This week, Governor Gretchen Whitmer released her fifth executive budget recommendation The budget recommendation totals $79 billion, and it includes a general fund total of $14.8 billion and a School Aid Fund total of $19 billion. It provides a significant amount of one-time funding while maintaining a structural balance in future years and does not utilize one-time funds for ongoing purposes.
The Governor’s budget proposes a 10% increase ($28M) in revenue sharing for cities, villages, and townships. It also creates a new public safety revenue sharing fund which will provide $19.6 million dedicated specifically for public safety, including employee recruitment, retention, training, and equipment for first responders. Additionally, significant investments are being proposed for infrastructure, housing, and community development. Highlights of the budget are outlined below.
Investing in Communities
- $1.1 billion in estimated Constitutional Revenue Sharing payments made only to cities, villages, and townships (CVTs), these payments constitute a significant portion of many municipalities’ local budgets. This represents a $61.9 million increase over the original fiscal year 2023 enacted appropriation.
- 10% increase in statutory revenue sharing for cities, villages and townships (5% ongoing and 5% one-time). This results in a $28 million increase, for a total allocation of $307.5 million.
- $36.6 million in new statutory revenue sharing (2% ongoing and 5% one-time) dedicated specifically for public safety, including employee recruitment, retention, training, and equipment for first responders.
- $19.6 million for cities, villages, and townships
- $17 million for counties
- $18.2 million to provide in-service training to licensed law enforcement officers.
- $10.8 million to establish the Office of Community Violence Intervention Services to partner with community-based organizations already working to reduce violent incidents.
- $1.9 million to implement gun violence prevention policies.
- $41.2 million for the Information Technology and Investment Fund for 10 projects to provide for the modernization of legacy information technology systems in areas such as environmental permitting and inspection, groundwater protection, occupational safety and health, and talent recruitment and retention.
- In addition, funding is included to support the expansion of state collection services for local income taxes if additional communities elect to participate.
Roads, Bridges, Transit, Electrification
- $200 million investment supporting Michigan’s Bridge Bundling program to replace or rehabilitate structurally deficient bridges across the state.
- $65 million to expand electric vehicle charging infrastructure networks and access.
- $45 million for the Michigan Clean Fleet Initiative to support local governments and businesses transitioning their vehicle fleet to electric vehicles and clean fuels.
- $226 million to remove and replace 40,000 lead service lines across the state over 10 years.
- $122.5 million to ensure the quality and safety of Michigan drinking water.
- Funding will support water filter distribution as well as faucet and plumbing replacement in communities with lead contamination in water.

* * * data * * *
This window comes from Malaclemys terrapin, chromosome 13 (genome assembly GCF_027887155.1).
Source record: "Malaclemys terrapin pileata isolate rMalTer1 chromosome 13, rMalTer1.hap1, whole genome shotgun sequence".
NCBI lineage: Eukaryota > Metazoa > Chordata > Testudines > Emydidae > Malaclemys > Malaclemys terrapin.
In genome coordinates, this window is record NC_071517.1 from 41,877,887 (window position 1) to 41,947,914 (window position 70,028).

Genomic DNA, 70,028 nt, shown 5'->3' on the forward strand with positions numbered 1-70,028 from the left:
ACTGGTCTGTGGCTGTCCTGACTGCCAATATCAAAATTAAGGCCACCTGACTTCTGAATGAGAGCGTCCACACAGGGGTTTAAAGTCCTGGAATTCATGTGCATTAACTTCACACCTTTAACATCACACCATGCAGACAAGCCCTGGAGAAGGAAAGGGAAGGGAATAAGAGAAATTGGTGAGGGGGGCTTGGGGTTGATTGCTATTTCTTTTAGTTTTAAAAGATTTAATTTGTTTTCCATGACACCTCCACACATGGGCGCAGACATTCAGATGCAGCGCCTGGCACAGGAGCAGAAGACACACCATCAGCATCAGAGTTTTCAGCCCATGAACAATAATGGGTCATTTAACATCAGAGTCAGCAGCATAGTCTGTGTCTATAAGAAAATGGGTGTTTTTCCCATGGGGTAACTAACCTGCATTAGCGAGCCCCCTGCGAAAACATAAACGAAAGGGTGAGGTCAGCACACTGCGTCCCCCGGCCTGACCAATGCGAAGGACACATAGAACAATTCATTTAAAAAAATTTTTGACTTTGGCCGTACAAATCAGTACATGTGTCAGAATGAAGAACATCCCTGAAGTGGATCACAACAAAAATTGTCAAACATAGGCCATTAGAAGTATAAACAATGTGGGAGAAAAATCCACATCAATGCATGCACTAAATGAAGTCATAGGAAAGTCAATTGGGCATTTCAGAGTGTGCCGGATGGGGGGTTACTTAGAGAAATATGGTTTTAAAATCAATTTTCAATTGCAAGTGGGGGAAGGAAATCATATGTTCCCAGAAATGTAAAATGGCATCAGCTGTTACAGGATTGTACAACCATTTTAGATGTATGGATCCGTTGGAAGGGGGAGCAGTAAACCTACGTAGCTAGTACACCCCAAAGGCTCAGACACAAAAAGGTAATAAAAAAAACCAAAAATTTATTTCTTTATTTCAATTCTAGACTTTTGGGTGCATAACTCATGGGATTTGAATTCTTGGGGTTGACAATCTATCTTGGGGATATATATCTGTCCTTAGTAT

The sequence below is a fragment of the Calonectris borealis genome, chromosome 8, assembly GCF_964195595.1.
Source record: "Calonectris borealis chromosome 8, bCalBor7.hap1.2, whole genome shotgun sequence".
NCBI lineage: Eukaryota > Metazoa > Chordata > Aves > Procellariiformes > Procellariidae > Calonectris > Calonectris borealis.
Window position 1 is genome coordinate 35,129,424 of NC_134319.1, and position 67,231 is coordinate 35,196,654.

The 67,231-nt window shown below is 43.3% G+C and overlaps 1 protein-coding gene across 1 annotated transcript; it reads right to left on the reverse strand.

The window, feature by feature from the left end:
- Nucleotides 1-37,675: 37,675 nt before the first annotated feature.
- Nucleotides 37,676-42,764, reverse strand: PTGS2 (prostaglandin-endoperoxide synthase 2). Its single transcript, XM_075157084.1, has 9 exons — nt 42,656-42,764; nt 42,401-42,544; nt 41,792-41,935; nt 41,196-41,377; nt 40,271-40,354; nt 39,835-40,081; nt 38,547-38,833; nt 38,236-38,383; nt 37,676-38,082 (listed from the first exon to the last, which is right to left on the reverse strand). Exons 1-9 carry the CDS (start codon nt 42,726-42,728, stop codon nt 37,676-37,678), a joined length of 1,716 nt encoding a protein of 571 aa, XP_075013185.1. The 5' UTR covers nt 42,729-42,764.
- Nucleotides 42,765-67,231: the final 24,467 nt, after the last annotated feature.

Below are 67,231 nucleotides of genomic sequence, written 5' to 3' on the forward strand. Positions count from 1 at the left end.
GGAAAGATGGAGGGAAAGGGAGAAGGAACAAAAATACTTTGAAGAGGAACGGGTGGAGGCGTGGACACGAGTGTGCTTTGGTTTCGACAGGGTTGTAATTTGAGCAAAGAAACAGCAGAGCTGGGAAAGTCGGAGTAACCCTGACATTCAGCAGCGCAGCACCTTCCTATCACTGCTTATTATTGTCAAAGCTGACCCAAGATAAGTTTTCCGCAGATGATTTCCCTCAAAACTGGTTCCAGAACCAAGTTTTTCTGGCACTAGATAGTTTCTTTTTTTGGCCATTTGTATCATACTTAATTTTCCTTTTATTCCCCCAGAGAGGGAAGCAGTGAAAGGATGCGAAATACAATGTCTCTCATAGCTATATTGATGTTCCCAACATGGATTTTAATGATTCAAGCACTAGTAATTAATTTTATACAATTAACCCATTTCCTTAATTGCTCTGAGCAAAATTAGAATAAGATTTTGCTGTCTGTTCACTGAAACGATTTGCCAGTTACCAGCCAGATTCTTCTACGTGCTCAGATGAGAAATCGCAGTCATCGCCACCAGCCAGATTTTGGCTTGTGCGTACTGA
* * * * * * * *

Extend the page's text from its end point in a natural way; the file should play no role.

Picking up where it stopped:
- $100 million to establish an environmental justice contaminated site clean-up fund to remediate and redevelop contaminated sites in historically disadvantaged and underrepresented communities.
Energy and Environment
- $100 million for environmental justice projects) to remediate and redevelop contaminated sites and expand air pollution controls in historically disadvantaged and underrepresented communities.
- $40 million for creating renewable ready communities to provide grants to local communities for the creation of renewable energy facilities at a regional scale.
Housing and Community Development
- $212 million for residential energy efficiency improvements through federal funds via point-of-sale rebates for home appliances, water heaters and more.
- $50 million for the Housing and Community Development Program to alleviate affordable housing needs across the state and revitalization downtown areas in Michigan.
- $200 million for Regional Empowerment Grants to support the growth, development, and diversification of the state’s regional and local economies.
- $100 million for the Community Downtown Economic Development Program to provide competitive grants for community development and placemaking efforts in downtowns.
- $50 million in funding for Revitalization and Placemaking Program grants used to rehabilitate vacant, underutilized, blighted and historic structures and develop place-based infrastructure to revitalize communities.
- $135 million for the Michigan Main Street initiative to start, grow, and expand small and micro businesses.
This proposed budget builds on recent investments in communities and efforts to improve quality of life. We are excited about the opportunity to work with the administration and legislative leaders to find a budget agreement that continues to make strategic investments in communities, housing, infrastructure, and community development.
For additional resources on the Governor’s budget proposal, please click on the following links.
John LaMacchia is the League’s director of state & federal affairs. He can be reached at [email protected] or 517-908-0303.